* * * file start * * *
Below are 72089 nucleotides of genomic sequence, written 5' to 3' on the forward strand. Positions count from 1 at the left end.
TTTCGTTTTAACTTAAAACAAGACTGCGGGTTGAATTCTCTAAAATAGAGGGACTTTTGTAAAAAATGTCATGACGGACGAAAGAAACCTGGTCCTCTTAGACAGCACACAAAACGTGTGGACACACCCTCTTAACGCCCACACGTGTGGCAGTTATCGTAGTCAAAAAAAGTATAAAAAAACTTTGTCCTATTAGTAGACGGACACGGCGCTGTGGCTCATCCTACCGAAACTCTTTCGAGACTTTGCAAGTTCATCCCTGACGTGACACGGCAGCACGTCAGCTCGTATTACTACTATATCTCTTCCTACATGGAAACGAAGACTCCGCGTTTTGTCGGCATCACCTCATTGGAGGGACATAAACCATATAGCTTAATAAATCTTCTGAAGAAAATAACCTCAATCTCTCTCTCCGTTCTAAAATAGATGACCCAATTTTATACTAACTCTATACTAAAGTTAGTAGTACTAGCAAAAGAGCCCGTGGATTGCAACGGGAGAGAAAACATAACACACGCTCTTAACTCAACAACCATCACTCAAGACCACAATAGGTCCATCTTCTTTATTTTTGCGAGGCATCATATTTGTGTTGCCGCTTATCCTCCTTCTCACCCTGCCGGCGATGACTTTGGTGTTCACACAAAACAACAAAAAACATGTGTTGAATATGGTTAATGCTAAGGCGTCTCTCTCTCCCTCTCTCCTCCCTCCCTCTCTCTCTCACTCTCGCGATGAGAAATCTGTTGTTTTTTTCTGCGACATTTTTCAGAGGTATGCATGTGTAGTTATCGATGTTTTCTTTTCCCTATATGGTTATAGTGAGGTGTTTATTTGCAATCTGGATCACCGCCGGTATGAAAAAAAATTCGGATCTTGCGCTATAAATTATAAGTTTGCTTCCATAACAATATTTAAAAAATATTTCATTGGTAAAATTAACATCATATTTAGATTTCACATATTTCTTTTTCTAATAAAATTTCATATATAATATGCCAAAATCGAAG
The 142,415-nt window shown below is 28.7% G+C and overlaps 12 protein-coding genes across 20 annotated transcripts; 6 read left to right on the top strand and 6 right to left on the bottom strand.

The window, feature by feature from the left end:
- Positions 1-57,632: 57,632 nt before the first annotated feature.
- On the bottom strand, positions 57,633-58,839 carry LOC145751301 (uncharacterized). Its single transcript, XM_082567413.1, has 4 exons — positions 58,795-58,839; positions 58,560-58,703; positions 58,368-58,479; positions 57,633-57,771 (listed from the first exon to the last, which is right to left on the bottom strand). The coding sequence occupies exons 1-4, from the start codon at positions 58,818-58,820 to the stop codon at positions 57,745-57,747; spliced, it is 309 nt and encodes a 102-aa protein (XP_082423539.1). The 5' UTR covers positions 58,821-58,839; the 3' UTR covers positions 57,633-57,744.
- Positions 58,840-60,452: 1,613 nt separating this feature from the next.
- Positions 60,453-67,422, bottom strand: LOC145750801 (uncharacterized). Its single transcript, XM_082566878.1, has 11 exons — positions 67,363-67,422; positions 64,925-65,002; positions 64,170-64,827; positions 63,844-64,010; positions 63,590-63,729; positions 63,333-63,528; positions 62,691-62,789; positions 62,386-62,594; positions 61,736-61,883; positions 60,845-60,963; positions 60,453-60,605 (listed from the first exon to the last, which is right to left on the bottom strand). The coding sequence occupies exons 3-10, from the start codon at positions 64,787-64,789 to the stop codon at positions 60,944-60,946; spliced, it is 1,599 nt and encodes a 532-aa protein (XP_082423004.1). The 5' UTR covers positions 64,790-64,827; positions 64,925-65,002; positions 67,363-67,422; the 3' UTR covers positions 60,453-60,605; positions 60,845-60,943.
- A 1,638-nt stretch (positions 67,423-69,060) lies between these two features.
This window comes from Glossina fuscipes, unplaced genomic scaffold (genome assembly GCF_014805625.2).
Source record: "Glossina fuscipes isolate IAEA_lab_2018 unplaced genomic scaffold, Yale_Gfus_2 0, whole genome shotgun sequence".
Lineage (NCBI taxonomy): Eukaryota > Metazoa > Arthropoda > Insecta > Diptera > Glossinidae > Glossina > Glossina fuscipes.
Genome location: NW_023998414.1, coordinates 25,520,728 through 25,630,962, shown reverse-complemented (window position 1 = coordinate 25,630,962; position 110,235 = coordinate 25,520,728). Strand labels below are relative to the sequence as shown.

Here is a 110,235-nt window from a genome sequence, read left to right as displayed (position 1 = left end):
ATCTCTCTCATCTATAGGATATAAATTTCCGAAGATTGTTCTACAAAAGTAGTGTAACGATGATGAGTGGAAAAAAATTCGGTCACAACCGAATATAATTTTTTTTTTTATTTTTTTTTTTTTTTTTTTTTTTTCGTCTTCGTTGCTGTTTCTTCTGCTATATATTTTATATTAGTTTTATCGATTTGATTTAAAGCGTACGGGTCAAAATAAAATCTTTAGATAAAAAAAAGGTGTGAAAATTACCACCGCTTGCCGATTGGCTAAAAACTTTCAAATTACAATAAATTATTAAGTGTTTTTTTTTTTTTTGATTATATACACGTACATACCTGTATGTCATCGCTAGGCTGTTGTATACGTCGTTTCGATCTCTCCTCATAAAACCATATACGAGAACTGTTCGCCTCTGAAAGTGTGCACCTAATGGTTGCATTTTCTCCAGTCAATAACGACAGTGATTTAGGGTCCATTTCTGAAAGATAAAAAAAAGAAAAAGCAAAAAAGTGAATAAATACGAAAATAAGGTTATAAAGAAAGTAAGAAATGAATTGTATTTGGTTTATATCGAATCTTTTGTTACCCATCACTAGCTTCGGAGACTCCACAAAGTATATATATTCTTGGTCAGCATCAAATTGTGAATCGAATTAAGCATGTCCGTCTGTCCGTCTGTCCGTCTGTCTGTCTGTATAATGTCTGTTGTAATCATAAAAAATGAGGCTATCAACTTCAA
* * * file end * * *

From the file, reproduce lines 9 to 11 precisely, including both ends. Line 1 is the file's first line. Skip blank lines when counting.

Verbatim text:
- A 1,638-nt stretch (positions 67,423-69,060) lies between these two features.
This window comes from Glossina fuscipes, unplaced genomic scaffold (genome assembly GCF_014805625.2).
Source record: "Glossina fuscipes isolate IAEA_lab_2018 unplaced genomic scaffold, Yale_Gfus_2 0, whole genome shotgun sequence".